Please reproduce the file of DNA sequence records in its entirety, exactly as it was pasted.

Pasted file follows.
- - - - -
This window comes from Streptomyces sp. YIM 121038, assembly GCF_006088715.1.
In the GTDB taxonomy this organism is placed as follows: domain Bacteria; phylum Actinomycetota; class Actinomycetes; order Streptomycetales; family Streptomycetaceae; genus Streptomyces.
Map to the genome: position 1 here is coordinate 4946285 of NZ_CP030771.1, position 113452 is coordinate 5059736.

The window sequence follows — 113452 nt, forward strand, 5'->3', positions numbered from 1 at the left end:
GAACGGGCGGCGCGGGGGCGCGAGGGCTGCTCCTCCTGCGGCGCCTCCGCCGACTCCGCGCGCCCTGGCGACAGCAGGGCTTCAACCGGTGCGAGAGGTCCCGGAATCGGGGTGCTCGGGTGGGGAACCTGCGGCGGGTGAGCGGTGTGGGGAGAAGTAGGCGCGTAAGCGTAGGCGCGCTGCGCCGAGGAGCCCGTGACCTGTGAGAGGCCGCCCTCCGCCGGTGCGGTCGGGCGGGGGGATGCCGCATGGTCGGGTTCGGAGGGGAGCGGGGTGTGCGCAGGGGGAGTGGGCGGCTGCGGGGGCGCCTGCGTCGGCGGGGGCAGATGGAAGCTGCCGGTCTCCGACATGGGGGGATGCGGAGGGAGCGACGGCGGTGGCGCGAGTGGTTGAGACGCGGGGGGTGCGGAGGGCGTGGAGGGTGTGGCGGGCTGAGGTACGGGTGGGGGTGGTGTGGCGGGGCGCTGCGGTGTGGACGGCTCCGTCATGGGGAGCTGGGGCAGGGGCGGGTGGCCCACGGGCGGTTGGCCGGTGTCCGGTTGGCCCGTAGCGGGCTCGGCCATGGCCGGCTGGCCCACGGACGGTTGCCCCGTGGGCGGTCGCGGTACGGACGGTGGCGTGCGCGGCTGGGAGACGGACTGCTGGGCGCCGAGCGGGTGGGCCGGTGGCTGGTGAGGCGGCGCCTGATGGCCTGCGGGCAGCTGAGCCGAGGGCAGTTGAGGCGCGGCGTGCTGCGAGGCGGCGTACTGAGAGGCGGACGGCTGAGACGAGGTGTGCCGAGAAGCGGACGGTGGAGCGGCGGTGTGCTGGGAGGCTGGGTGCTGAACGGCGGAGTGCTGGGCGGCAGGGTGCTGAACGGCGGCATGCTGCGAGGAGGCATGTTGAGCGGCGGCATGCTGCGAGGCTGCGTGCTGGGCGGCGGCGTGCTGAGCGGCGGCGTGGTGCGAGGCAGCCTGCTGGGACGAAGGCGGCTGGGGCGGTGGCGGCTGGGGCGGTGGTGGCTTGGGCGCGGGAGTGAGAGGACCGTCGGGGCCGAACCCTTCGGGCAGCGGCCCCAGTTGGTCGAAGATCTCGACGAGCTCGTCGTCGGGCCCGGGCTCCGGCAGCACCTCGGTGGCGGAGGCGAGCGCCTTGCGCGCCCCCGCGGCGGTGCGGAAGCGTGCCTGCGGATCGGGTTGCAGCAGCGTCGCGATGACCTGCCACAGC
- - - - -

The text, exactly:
This window comes from Streptomyces sp. YIM 121038, assembly GCF_006088715.1.
In the GTDB taxonomy this organism is placed as follows: domain Bacteria; phylum Actinomycetota; class Actinomycetes; order Streptomycetales; family Streptomycetaceae; genus Streptomyces.
Map to the genome: position 1 here is coordinate 4946285 of NZ_CP030771.1, position 113452 is coordinate 5059736.

The window sequence follows — 113452 nt, forward strand, 5'->3', positions numbered from 1 at the left end:
GAACGGGCGGCGCGGGGGCGCGAGGGCTGCTCCTCCTGCGGCGCCTCCGCCGACTCCGCGCGCCCTGGCGACAGCAGGGCTTCAACCGGTGCGAGAGGTCCCGGAATCGGGGTGCTCGGGTGGGGAACCTGCGGCGGGTGAGCGGTGTGGGGAGAAGTAGGCGCGTAAGCGTAGGCGCGCTGCGCCGAGGAGCCCGTGACCTGTGAGAGGCCGCCCTCCGCCGGTGCGGTCGGGCGGGGGGATGCCGCATGGTCGGGTTCGGAGGGGAGCGGGGTGTGCGCAGGGGGAGTGGGCGGCTGCGGGGGCGCCTGCGTCGGCGGGGGCAGATGGAAGCTGCCGGTCTCCGACATGGGGGGATGCGGAGGGAGCGACGGCGGTGGCGCGAGTGGTTGAGACGCGGGGGGTGCGGAGGGCGTGGAGGGTGTGGCGGGCTGAGGTACGGGTGGGGGTGGTGTGGCGGGGCGCTGCGGTGTGGACGGCTCCGTCATGGGGAGCTGGGGCAGGGGCGGGTGGCCCACGGGCGGTTGGCCGGTGTCCGGTTGGCCCGTAGCGGGCTCGGCCATGGCCGGCTGGCCCACGGACGGTTGCCCCGTGGGCGGTCGCGGTACGGACGGTGGCGTGCGCGGCTGGGAGACGGACTGCTGGGCGCCGAGCGGGTGGGCCGGTGGCTGGTGAGGCGGCGCCTGATGGCCTGCGGGCAGCTGAGCCGAGGGCAGTTGAGGCGCGGCGTGCTGCGAGGCGGCGTACTGAGAGGCGGACGGCTGAGACGAGGTGTGCCGAGAAGCGGACGGTGGAGCGGCGGTGTGCTGGGAGGCTGGGTGCTGAACGGCGGAGTGCTGGGCGGCAGGGTGCTGAACGGCGGCATGCTGCGAGGAGGCATGTTGAGCGGCGGCATGCTGCGAGGCTGCGTGCTGGGCGGCGGCGTGCTGAGCGGCGGCGTGGTGCGAGGCAGCCTGCTGGGACGAAGGCGGCTGGGGCGGTGGCGGCTGGGGCGGTGGTGGCTTGGGCGCGGGAGTGAGAGGACCGTCGGGGCCGAACCCTTCGGGCAGCGGCCCCAGTTGGTCGAAGATCTCGACGAGCTCGTCGTCGGGCCCGGGCTCCGGCAGCACCTCGGTGGCGGAGGCGAGCGCCTTGCGCGCCCCCGCGGCGGTGCGGAAGCGTGCCTGCGGATCGGGTTGCAGCAGCGTCGCGATGACCTGCCACAGC